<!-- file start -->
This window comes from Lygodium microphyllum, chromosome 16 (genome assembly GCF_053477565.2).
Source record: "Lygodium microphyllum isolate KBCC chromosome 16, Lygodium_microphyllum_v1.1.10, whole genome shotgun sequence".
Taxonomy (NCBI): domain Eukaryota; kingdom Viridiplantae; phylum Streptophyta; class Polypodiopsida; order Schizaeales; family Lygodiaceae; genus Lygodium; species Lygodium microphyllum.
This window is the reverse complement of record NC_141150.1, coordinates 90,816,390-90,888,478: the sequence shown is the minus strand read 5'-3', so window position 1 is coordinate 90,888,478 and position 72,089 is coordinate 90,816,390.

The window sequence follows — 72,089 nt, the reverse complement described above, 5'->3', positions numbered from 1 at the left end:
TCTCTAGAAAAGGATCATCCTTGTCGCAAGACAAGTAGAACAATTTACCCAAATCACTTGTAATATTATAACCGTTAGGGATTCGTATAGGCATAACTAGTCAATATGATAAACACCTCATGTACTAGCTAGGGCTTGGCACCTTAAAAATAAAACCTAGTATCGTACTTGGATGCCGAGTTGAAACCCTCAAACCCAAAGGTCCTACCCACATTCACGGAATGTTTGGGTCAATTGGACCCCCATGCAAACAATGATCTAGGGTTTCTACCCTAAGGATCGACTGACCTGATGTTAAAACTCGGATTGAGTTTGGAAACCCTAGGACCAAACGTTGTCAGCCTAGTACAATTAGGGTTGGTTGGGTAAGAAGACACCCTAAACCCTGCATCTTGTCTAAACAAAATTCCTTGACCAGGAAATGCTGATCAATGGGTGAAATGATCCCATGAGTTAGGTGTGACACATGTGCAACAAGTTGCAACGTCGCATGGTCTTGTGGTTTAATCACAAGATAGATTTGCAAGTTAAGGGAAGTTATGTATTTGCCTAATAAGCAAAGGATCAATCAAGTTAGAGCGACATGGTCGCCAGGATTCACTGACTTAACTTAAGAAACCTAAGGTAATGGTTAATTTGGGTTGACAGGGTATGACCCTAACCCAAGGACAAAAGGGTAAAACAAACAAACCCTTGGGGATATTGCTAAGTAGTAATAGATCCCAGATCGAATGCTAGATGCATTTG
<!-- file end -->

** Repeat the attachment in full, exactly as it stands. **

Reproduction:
This window comes from Lygodium microphyllum, chromosome 16 (genome assembly GCF_053477565.2).
Source record: "Lygodium microphyllum isolate KBCC chromosome 16, Lygodium_microphyllum_v1.1.10, whole genome shotgun sequence".
Taxonomy (NCBI): domain Eukaryota; kingdom Viridiplantae; phylum Streptophyta; class Polypodiopsida; order Schizaeales; family Lygodiaceae; genus Lygodium; species Lygodium microphyllum.
This window is the reverse complement of record NC_141150.1, coordinates 90,816,390-90,888,478: the sequence shown is the minus strand read 5'-3', so window position 1 is coordinate 90,888,478 and position 72,089 is coordinate 90,816,390.

The window sequence follows — 72,089 nt, the reverse complement described above, 5'->3', positions numbered from 1 at the left end:
TCTCTAGAAAAGGATCATCCTTGTCGCAAGACAAGTAGAACAATTTACCCAAATCACTTGTAATATTATAACCGTTAGGGATTCGTATAGGCATAACTAGTCAATATGATAAACACCTCATGTACTAGCTAGGGCTTGGCACCTTAAAAATAAAACCTAGTATCGTACTTGGATGCCGAGTTGAAACCCTCAAACCCAAAGGTCCTACCCACATTCACGGAATGTTTGGGTCAATTGGACCCCCATGCAAACAATGATCTAGGGTTTCTACCCTAAGGATCGACTGACCTGATGTTAAAACTCGGATTGAGTTTGGAAACCCTAGGACCAAACGTTGTCAGCCTAGTACAATTAGGGTTGGTTGGGTAAGAAGACACCCTAAACCCTGCATCTTGTCTAAACAAAATTCCTTGACCAGGAAATGCTGATCAATGGGTGAAATGATCCCATGAGTTAGGTGTGACACATGTGCAACAAGTTGCAACGTCGCATGGTCTTGTGGTTTAATCACAAGATAGATTTGCAAGTTAAGGGAAGTTATGTATTTGCCTAATAAGCAAAGGATCAATCAAGTTAGAGCGACATGGTCGCCAGGATTCACTGACTTAACTTAAGAAACCTAAGGTAATGGTTAATTTGGGTTGACAGGGTATGACCCTAACCCAAGGACAAAAGGGTAAAACAAACAAACCCTTGGGGATATTGCTAAGTAGTAATAGATCCCAGATCGAATGCTAGATGCATTTG